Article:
Yes. Javascript provides the built-in object Math
. It has several useful methods to work on numbers. Let's go through, which we really use.
Round to integer
- round() - β‘οΈ Rounds to its nearest integer.
- ceil() - β¬οΈ Rounds up to its nearest integer.
- floor() - β¬οΈ Rounds down to its nearest integer.
const num = 10.5;
console.log(Math.round(num)); // 11
console.log(Math.ceil(num)); // 11
console.log(Math.floor(num)); // 10
const num1 = 10.4;
console.log(Math.round(num1)); // 10
console.log(Math.ceil(num1)); // 11
console.log(Math.floor(num1)); // 10
Remember like this:
round - 10.0 - 10.4 -> 10 and 10.5 -> 11.0 -> 11
ceil (up) - 10.1 - 10.9. -> 11
floor (down) - 10.1 - 10.9 -> 10
The same applies to negative numbers.
Return Integer part
trunc() - returns integer part as it is.
const num = 10.547;
console.log(Math.trunc(num));
> 10
Return absolute number
abs() - returns positive number.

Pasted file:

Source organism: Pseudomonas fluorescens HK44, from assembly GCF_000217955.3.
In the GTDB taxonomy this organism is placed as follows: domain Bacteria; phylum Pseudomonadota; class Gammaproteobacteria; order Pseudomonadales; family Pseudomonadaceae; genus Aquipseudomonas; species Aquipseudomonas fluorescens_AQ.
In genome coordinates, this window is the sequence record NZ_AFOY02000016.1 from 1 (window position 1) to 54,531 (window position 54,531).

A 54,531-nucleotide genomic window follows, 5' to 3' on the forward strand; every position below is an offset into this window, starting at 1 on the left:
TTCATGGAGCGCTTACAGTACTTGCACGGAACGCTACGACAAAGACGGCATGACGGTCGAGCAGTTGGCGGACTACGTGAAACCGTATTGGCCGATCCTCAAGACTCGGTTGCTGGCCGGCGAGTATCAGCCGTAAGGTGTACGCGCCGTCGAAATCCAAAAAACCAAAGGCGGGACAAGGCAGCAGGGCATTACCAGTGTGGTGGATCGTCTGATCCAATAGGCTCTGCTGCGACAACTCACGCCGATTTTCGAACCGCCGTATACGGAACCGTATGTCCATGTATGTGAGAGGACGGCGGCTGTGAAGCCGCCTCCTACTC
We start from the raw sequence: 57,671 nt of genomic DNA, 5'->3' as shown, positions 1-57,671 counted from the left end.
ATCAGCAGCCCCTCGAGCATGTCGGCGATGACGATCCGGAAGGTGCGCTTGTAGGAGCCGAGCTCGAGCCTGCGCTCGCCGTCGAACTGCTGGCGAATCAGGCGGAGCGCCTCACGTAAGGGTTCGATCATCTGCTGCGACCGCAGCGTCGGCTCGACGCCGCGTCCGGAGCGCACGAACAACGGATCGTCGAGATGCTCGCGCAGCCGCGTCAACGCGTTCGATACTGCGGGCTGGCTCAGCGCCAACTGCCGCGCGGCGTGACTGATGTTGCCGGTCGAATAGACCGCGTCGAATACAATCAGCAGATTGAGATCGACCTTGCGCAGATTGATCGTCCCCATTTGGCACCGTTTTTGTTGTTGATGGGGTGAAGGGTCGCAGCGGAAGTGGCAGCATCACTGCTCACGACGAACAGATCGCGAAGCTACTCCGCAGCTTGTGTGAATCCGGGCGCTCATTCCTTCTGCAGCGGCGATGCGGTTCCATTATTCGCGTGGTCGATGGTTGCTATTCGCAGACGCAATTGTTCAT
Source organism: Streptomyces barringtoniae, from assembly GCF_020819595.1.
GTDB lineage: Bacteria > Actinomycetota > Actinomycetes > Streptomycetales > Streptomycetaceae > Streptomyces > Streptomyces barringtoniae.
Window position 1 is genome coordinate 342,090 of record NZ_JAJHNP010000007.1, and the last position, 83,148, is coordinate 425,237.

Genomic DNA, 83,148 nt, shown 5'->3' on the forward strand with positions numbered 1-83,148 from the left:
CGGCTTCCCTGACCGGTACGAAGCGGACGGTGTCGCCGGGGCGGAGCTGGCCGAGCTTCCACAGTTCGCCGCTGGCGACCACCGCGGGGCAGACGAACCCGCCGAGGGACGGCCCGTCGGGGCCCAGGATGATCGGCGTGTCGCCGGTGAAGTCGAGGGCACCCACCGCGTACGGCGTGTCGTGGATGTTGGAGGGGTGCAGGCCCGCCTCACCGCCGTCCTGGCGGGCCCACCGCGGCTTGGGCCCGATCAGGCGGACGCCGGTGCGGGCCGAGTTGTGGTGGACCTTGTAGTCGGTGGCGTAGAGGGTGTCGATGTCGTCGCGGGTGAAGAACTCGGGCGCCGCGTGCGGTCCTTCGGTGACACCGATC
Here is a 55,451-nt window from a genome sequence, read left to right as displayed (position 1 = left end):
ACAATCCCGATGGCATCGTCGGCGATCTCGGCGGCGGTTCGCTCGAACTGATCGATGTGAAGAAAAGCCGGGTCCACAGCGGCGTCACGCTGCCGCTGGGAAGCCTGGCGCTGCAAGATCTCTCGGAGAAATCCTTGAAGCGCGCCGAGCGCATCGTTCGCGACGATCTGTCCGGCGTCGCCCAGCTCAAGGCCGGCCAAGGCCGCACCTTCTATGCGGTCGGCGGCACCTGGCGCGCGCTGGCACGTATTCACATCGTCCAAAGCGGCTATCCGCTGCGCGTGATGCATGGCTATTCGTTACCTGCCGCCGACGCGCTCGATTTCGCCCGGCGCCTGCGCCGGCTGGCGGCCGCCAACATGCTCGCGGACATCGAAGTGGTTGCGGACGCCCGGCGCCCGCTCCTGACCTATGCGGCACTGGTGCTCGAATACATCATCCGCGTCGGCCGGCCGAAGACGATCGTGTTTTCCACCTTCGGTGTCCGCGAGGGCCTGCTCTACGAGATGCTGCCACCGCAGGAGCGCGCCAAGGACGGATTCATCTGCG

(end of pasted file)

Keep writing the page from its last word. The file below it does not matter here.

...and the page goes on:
const num = 10.547;
const num1 = -10.547;
console.log(Math.abs(num)); // 10.547
console.log(Math.abs(num1)); // 10.547
power & sqrt
Hope no explanation is needed.
const num = 9;
console.log(Math.pow(num, 2)); // 81
console.log(Math.sqrt(num)); // 3
max & min
Returns Max number and min number in the given list.
console.log(Math.max(3,4,5,1,2)); // 5
console.log(Math.min(3,4,5,1,2)); // 1
random number
random() - method used to return random number between 0 - 1.
console.log(Math.random()); // 0.34609498534013383
Few more methods of Math
object that we rarely use them.
Those are:
Math.sign()
- returns -1 (negative), 0 (null), 1 (positive) based on the number provided.
Math.sin() & Math.cos()
- trignometric operations - sin 90 - 1.
Math.log(x) & Math.log2() & Math.log10()
- returns logarthmic conversion.
Thanks π
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